401(k), Roth 401(k), and Tax Rates

Retirement planning services are a common benefit offered by employers. A typical benefit is the 401(k). A new option being offered by employers is the Roth 401(k). How do the two options differ and why might you choose one over the other? There are differences and here I’ll choose to focus on one, tax rates.

In theĀ The Power of Zero by David McKnight he explains the differences with a particular focus on taxes, when you pay them, and how much. He uses a farming analogy to explain this difference. A farmer plants his seed and a few months later has a harvest. He is required to pay taxes and depending on the tax option he chooses he either pays taxes on the seed or on the harvest. This is a big difference between a 401(k) and a Roth 401(k).

  • 401(k) pays tax on the harvest
  • Roth 401(k) pays tax on the seed

Why might you choose one option over the other? It all depends on the marginal tax rate that is applied to the seed or the harvest. If you believe taxes will be lower in the future then pay taxes on the harvest; if you believe taxes will be higher in the future then pay taxes on the seed. Do the math. Two investments that grow with the same principle, time period, growth rate, and the same marginal tax rate (at seed for one, harvest for the other) will have the same return. However, if you modify the future marginal tax rate (higher or lower) on the harvest then you will see a deviation in the returns.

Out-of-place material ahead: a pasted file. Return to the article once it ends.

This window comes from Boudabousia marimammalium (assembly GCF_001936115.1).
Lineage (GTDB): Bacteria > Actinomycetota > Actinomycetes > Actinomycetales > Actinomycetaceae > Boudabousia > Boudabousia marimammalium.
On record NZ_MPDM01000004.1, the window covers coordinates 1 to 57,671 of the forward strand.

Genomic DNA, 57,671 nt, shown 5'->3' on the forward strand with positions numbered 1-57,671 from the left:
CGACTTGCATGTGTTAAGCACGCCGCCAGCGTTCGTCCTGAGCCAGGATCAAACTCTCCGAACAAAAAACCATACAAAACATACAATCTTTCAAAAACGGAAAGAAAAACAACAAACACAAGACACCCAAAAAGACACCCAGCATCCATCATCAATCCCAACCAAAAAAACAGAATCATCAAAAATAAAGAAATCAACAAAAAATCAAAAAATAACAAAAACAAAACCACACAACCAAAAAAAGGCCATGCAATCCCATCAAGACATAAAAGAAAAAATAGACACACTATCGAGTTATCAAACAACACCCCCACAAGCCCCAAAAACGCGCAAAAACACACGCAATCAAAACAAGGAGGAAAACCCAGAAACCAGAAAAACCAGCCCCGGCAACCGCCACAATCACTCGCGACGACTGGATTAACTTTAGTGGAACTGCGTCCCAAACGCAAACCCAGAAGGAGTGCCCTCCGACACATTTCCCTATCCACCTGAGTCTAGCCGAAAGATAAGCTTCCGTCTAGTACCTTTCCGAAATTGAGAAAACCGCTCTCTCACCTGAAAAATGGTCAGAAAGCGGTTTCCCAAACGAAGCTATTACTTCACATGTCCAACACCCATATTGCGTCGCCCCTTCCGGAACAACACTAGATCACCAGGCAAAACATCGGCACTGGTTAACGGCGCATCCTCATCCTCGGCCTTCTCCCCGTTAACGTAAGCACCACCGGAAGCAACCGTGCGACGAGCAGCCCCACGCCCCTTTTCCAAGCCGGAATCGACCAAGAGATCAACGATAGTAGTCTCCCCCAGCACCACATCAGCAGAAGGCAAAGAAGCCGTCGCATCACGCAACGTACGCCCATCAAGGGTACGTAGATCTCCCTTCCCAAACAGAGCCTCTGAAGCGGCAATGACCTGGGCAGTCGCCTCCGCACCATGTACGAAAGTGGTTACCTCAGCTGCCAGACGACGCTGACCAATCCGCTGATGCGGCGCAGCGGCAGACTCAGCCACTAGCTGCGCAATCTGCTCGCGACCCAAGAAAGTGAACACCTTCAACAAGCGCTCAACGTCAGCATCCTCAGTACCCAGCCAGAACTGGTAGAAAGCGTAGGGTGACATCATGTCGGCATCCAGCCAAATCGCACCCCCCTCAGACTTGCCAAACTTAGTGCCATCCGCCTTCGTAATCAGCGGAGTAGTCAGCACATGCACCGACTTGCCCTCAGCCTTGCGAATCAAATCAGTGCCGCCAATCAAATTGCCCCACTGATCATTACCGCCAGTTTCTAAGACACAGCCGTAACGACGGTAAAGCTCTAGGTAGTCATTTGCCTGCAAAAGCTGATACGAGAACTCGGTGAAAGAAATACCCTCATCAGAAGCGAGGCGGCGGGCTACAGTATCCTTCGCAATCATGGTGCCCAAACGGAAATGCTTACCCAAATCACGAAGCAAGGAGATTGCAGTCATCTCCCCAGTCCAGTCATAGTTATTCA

What do you think marginal tax rates will be in the future? Higher or lower? That’s the million dollar question (literally)!

Here are some factors to consider about future marginal tax rates in the United States WHEN you retire. How might these factors affect marginal tax rates?

  • What will be the ratio of workers to retirees? (i.e. tax payers vs benefit receivers)
  • What will be the financial status of entitlements? (i.e. Social Security, Medicare and Medicaid)
  • What percentage of tax dollars will go towards those entitlements & national debt?

In his book Mr. McKnight provides data showing that we live in a period of historically low marginal tax rates and of financially strained social entitlements and eventually something has to give. If you connect the dots and do the math then you’ll understand why.

Back to the 401(k) vs Roth 401(k), which is preferable for your retirement when you consider future tax rates? For me it’s clear. I believe taxes will go up to support entitlements. Therefore I’ll pay on the seedĀ and my choice is the Roth 401(k).

What are your thoughts on future tax rates and how might they affect your 401(k) and Roth 401(k) withdrawals in retirement?